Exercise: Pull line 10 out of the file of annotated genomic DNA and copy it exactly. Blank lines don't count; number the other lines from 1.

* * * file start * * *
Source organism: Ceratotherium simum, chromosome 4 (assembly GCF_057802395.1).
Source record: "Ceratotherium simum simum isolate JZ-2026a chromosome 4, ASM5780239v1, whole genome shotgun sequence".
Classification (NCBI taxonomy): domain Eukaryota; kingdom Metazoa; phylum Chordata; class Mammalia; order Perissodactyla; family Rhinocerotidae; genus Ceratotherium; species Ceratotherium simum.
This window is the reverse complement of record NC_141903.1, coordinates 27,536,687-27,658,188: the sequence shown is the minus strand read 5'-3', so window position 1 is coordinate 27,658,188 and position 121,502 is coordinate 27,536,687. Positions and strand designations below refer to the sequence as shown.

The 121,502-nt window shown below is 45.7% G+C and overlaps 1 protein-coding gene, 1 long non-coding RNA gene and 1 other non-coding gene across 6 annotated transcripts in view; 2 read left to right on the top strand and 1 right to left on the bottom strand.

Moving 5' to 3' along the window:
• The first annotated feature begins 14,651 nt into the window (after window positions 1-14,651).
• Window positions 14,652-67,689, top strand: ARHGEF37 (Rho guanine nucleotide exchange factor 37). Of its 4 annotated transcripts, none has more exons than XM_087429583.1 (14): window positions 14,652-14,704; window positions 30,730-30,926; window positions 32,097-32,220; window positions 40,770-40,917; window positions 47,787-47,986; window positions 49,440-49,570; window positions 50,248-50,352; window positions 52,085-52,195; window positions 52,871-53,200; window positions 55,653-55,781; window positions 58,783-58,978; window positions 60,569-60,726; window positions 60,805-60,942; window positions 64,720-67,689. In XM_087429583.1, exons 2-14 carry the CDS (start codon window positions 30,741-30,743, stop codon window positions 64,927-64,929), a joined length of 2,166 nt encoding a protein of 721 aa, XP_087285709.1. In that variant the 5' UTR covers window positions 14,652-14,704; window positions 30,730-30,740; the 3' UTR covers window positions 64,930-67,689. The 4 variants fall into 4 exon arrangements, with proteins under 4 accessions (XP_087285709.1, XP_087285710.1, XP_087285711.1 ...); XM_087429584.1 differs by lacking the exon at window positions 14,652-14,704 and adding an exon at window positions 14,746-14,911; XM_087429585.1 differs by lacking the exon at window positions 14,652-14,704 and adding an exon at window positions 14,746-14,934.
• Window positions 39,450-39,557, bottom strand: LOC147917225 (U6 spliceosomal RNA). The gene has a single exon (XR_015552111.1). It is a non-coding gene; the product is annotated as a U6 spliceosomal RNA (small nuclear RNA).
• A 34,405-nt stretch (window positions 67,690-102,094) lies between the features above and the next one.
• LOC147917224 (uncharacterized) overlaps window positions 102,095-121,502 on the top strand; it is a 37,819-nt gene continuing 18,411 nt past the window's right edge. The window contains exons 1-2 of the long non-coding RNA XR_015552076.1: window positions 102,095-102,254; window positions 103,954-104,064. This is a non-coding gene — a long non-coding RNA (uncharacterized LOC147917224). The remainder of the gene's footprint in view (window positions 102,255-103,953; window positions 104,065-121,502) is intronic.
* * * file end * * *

• A 34,405-nt stretch (window positions 67,690-102,094) lies between the features above and the next one.